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New findings reveal unexpected advantages of the weight-loss medications Ozempic and Wegovy, shedding light on potential benefits beyond their primary purpose. A recent study showcased at a prominent orthopedic surgeons’ conference suggests that these drugs could offer advantages for patients undergoing hip replacement surgeries without increasing the risk of complications.

The study focused on the use of Ozempic, known scientifically as semaglutide and prescribed primarily for managing difficult-to-control diabetes. Researchers found a significant association between Ozempic usage and a 44% decrease in the likelihood of developing infections at the site of the new joint implantation. Additionally, patients taking Ozempic showed a 32% reduction in the likelihood of hospital readmissions post-surgery, with no notable increase in postoperative complications.

Conducted at a major hospital in New York City, the study analyzed data from 9,465 diabetic patients who underwent total hip replacement surgery, including 1,653 individuals who were prescribed Ozempic. Notably, many of these patients also struggled with obesity, further complicating their medical profiles.

A separate study reinforced the safety of semaglutide, also marketed as Wegovy, for patients undergoing hip replacement. Researchers compared postoperative complication rates among 1,232 obese patients who underwent total hip replacement, half of whom were prescribed Wegovy. Despite closely matching the two groups in terms of age, weight, and risk factors, the study found no increase in postoperative issues such as infection, implant dislocation, reoperation, or lung and heart complications among those using Wegovy.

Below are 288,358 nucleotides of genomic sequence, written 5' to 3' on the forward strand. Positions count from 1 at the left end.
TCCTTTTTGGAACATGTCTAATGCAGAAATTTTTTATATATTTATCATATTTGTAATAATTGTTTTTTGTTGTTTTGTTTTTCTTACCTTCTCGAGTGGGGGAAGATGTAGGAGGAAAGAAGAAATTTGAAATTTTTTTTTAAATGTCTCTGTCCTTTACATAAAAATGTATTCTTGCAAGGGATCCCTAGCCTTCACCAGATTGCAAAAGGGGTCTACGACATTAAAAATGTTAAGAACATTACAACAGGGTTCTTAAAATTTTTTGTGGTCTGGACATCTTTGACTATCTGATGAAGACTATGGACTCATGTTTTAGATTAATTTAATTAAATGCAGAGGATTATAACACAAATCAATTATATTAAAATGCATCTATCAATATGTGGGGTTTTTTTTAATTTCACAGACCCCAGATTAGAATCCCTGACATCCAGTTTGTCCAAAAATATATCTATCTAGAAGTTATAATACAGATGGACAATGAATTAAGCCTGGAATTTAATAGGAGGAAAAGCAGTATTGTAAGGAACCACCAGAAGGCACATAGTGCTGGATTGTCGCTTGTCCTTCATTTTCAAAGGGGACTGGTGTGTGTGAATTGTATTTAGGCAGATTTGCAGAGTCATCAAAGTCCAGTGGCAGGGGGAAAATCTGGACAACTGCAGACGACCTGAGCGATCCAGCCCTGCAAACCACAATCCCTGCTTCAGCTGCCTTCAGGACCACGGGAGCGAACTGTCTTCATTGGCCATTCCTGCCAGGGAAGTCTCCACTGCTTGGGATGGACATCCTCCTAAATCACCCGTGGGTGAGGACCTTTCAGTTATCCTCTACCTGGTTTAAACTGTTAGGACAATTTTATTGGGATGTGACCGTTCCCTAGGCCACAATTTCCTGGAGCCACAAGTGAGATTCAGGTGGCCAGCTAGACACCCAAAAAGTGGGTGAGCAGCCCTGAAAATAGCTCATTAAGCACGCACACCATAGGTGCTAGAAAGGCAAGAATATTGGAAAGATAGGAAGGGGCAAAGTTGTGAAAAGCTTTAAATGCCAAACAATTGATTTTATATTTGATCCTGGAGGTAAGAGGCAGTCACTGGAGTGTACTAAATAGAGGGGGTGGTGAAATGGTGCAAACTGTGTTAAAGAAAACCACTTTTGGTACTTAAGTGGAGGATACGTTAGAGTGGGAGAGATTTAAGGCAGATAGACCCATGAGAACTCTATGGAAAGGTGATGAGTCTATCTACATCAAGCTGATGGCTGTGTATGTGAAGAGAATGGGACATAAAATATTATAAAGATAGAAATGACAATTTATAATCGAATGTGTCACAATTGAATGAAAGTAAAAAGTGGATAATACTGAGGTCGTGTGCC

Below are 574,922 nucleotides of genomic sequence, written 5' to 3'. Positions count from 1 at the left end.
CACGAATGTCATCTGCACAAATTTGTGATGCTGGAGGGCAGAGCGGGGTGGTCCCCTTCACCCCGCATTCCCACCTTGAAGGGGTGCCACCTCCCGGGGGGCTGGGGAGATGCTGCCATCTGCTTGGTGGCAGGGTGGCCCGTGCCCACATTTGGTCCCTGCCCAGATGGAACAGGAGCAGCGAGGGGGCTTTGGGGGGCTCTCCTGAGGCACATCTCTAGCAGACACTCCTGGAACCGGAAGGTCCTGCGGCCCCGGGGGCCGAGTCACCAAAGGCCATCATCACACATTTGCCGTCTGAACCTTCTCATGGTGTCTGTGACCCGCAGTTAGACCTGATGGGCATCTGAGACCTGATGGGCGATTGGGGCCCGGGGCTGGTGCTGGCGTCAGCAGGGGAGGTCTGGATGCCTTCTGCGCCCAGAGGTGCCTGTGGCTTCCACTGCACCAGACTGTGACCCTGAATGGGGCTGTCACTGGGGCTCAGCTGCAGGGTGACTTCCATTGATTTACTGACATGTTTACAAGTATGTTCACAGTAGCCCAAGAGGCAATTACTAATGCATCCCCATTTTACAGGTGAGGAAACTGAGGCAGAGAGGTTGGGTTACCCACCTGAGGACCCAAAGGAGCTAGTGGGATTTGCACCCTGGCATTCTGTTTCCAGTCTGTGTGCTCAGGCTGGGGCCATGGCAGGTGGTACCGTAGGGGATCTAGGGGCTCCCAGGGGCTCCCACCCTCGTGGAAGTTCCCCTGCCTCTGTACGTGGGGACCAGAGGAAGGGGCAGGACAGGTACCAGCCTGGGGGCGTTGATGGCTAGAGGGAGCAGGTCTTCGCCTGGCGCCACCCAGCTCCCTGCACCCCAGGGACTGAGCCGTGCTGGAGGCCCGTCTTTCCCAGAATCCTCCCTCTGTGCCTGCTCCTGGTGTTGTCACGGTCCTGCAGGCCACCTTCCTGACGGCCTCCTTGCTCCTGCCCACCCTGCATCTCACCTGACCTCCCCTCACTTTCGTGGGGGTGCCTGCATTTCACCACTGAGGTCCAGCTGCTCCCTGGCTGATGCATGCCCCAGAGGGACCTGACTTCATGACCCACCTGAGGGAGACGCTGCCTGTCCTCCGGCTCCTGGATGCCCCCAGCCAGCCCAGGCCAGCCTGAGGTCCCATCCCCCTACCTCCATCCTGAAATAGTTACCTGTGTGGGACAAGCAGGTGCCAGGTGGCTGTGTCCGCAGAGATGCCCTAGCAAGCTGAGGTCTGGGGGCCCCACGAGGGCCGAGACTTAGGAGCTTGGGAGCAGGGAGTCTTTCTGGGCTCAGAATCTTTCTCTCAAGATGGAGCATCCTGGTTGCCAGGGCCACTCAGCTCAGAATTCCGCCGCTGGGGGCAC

However, it remains unclear how long patients had been taking Ozempic or Wegovy before their surgeries, highlighting the need for further investigation. Notably, neither study received commercial funding, and while they suggest potential benefits, they do not conclusively prove the safety or protective effects of semaglutide or similar drugs, known as GLP-1 agonists, for these patient populations.

Lead researcher Dr. Matthew Magruder of Maimonides Medical Center in Brooklyn, New York, emphasized the necessity for high-quality, prospective, randomized controlled trials to definitively determine the recommendation of starting GLP-1 agonists like semaglutide prior to total hip replacement surgeries. Until then, cautious consideration should be exercised regarding the use of these medications in this context.

For most patients however, obtaining these new GLP-1 drugs can prove unreachable, even with a valid prescription.  Most insurers are not covering the costs for these medications resulting in patients paying out of pocket to the tune of $1,000-$1500 per month.  This is not affordable for most people.  Obtaining compounded semaglutide from wellness clinics can be a great solution for many.  It is important to be wary when obtaining compounded medications as the compounding pharmacy regulations are not as strict as your regular pharmacies.  It is important to find a reputable provider who you can trust when seeking medications this way due to scams that are happening.

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